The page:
The opening of the Bush library was a reminder of the thousand times Obama blamed Bush for all the ills he “inherited” upon taking office, but all Presidents encounter this problem and none spent their entire first term blaming their predecessor. It was a mark of Obama’s immaturity.
All Presidents encounter some kind of scandal in the course of their administration, but Obama seems to have had more of his fair share. “Fast and Furious” was covered up with an executive order and outright stonewalling. It involved a government-sponsored gun-running scheme to Mexican drug cartels with the intention of “tracking” the weapons. This is as hair-brained as it gets, but some of those weapons ended up killing a U.S. Border Patrol agent and many Mexican victims. Any other President would have been severely wounded, but the mainstream media managed to ignore it sufficiently until it went away.
This same process ensued following the September 12, 2012 attack in Benghazi, Libya that killed a U.S. ambassador and three security personnel. So far, everyone in the Obama administration who was involved in the failure to initially provide sufficient protection and then, while the attack ensued for several hours, failed to come to their aid, has been given a pass by the media with the notable exception of Fox News.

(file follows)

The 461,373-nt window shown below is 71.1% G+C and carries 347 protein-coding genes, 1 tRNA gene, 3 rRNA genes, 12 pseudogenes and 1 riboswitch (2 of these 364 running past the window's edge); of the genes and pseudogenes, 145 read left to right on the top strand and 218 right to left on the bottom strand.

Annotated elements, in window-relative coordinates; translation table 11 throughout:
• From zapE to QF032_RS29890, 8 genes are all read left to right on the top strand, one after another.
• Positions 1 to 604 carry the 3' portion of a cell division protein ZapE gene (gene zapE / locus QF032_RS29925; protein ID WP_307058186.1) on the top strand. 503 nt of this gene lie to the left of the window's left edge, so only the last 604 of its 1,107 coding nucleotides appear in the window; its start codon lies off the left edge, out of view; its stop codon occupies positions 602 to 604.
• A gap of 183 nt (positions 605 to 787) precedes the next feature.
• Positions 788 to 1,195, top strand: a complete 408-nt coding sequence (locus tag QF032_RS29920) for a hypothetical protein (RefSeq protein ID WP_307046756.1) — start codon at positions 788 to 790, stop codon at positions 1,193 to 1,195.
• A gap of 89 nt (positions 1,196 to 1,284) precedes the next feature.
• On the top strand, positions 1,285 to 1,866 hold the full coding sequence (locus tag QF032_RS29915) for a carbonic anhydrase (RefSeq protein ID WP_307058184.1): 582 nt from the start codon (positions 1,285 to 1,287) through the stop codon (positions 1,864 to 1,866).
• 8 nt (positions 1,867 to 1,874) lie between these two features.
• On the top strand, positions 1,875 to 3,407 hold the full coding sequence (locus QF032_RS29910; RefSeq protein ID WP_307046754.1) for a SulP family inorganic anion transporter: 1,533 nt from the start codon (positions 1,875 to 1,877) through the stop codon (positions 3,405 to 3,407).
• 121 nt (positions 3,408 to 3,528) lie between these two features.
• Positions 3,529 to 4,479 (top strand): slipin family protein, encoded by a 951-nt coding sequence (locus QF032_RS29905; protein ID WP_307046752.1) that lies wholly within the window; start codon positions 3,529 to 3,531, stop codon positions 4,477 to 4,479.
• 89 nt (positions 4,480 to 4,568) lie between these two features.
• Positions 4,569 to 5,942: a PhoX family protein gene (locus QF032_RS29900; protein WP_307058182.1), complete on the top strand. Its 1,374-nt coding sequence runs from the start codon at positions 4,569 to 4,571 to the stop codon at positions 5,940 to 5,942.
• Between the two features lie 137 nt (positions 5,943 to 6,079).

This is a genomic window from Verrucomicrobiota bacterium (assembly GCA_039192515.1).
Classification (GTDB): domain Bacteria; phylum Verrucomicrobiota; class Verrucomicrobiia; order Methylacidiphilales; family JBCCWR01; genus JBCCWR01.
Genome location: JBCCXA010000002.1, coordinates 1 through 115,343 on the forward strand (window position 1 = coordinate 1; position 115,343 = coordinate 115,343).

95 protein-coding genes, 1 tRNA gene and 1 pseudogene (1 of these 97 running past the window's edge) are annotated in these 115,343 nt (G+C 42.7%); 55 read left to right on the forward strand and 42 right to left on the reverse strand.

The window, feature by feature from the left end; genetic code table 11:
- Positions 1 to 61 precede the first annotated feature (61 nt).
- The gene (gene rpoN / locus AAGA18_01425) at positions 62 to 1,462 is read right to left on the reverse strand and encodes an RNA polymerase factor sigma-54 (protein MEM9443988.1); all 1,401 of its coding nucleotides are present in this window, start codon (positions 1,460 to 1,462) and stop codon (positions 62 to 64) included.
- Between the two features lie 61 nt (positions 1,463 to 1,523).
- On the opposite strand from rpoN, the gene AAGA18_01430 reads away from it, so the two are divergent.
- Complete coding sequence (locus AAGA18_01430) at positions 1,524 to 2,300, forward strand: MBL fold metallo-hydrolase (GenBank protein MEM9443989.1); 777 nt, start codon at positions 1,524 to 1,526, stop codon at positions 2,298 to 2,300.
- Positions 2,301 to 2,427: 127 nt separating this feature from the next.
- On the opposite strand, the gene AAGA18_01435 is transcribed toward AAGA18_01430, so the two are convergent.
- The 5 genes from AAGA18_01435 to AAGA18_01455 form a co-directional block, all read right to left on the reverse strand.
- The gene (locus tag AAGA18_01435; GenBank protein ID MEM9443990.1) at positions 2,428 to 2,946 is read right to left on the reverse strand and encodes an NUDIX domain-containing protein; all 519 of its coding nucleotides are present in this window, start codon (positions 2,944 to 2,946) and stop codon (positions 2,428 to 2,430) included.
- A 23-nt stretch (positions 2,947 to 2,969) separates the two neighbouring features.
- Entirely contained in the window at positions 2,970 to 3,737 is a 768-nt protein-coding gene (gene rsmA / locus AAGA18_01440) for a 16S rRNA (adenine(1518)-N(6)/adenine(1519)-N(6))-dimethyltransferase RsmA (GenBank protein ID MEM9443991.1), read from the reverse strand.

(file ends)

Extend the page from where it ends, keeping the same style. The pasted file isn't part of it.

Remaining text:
I sometimes think that too many Americans are afflicted with Attention Deficit Disorder because scandals and repeated lies do not seem to be remembered for more than a week or so. In a society afflicted by a suffering economy, the immediate needs of one’s personal life overtake and blur concerns for the constant revelations regarding a succession of failure policies.
The calls for the approval of the Keystone XL pipeline, a project that would not cost the taxpayers a dime while at the same time generating tens of thousands of jobs, go unheeded despite repeated studies that confirm it not only wouldn’t pose an environmental hazard, it would contribute to the nation’s energy independence.